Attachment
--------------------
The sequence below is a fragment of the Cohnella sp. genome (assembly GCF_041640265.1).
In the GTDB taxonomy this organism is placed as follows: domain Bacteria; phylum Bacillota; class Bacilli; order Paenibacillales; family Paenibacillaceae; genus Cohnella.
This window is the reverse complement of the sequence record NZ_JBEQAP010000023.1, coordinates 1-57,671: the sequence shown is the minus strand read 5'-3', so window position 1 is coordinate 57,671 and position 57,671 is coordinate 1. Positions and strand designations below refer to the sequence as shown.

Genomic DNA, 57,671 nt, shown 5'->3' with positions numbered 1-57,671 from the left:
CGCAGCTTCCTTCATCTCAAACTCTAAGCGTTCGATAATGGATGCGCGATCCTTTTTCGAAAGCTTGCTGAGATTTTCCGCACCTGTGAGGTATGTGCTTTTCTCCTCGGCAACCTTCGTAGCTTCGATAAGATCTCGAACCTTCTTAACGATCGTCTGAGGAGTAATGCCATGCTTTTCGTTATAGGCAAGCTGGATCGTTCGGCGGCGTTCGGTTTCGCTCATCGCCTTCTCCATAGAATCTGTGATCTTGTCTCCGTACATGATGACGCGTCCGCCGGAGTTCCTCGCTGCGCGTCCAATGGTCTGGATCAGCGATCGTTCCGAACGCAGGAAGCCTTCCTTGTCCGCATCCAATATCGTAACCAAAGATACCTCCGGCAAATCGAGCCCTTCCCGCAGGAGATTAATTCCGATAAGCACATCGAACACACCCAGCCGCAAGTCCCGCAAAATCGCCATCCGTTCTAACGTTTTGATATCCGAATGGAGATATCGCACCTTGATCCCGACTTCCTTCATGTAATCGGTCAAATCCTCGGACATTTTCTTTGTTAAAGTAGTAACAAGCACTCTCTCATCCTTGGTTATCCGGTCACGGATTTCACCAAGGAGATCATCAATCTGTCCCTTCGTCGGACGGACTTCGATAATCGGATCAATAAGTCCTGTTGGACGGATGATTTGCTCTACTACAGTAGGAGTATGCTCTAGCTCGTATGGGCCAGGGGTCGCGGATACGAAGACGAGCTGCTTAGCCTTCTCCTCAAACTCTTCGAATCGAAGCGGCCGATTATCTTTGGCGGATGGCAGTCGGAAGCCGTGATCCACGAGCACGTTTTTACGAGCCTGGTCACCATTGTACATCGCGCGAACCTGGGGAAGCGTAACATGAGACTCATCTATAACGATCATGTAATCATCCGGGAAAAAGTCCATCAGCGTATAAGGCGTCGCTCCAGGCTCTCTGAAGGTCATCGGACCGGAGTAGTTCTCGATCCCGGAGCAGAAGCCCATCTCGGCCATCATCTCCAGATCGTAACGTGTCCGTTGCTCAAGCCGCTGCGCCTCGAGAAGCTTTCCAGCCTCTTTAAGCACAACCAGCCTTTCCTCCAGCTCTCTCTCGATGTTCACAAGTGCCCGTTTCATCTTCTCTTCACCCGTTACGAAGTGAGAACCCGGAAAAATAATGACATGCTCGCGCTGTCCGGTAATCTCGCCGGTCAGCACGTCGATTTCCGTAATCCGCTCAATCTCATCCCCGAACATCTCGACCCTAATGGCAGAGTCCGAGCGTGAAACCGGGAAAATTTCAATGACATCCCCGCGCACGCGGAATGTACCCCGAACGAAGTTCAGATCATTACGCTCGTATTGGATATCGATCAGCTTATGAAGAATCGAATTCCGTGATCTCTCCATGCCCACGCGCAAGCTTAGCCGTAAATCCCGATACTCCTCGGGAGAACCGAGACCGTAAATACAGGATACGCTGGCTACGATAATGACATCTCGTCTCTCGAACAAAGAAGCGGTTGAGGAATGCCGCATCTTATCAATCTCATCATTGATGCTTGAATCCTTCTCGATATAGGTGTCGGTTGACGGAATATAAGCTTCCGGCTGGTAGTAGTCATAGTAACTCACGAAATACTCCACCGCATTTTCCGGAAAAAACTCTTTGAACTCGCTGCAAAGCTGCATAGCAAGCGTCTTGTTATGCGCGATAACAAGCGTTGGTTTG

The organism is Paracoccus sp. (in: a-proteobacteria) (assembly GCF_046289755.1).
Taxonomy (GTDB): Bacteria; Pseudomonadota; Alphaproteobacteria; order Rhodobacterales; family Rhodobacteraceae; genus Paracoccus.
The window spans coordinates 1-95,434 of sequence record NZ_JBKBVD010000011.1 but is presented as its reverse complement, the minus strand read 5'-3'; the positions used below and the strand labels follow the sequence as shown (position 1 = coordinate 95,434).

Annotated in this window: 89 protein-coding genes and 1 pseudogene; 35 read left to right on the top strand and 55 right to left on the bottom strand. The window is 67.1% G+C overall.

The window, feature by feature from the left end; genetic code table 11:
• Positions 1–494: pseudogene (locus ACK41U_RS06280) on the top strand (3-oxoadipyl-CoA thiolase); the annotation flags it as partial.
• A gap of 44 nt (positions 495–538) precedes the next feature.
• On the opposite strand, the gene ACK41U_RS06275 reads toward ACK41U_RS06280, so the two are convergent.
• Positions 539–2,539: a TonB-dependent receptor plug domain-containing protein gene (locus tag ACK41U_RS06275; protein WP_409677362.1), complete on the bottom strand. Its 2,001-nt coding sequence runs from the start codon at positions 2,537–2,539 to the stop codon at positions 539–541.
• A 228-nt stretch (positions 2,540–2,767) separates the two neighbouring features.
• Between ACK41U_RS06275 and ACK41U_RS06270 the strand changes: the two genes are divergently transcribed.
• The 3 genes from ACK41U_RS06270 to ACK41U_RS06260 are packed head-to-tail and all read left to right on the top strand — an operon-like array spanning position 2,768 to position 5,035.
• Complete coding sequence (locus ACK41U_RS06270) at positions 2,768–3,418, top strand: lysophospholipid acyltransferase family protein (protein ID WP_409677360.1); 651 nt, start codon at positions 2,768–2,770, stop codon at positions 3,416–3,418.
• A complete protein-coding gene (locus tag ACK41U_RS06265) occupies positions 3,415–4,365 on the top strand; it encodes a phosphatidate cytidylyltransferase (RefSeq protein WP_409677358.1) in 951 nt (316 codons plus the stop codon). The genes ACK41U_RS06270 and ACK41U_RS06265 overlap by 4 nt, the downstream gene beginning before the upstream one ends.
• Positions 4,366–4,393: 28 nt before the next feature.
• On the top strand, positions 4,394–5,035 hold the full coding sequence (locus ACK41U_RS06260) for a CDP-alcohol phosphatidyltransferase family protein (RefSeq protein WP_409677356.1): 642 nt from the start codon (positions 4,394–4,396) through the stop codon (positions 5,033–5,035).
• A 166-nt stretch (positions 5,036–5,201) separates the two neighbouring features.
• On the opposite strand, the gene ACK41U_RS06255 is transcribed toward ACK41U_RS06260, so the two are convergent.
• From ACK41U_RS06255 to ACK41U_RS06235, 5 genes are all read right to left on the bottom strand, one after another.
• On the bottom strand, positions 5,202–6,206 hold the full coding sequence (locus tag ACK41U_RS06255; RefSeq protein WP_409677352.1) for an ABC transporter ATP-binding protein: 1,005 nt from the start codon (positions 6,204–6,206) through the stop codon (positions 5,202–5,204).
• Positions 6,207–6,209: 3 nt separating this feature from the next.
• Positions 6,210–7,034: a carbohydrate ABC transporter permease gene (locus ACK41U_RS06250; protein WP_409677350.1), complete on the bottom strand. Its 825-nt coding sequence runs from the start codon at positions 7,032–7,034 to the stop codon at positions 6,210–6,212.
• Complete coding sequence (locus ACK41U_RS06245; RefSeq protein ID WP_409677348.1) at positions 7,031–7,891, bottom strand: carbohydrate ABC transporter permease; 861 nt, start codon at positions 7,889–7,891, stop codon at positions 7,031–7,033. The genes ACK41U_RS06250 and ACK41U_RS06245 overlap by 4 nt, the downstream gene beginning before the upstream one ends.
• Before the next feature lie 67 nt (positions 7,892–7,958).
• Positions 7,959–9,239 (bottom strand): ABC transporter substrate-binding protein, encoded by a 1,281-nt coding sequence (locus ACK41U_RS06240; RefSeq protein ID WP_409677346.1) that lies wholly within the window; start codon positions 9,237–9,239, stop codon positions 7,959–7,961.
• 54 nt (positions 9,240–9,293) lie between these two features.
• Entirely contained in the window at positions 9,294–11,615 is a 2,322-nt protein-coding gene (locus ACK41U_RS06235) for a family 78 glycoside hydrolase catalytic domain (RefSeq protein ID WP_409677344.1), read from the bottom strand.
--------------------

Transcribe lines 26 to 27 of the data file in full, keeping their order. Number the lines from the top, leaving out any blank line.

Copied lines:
• Positions 6,207–6,209: 3 nt separating this feature from the next.
• Positions 6,210–7,034: a carbohydrate ABC transporter permease gene (locus ACK41U_RS06250; protein WP_409677350.1), complete on the bottom strand. Its 825-nt coding sequence runs from the start codon at positions 7,032–7,034 to the stop codon at positions 6,210–6,212.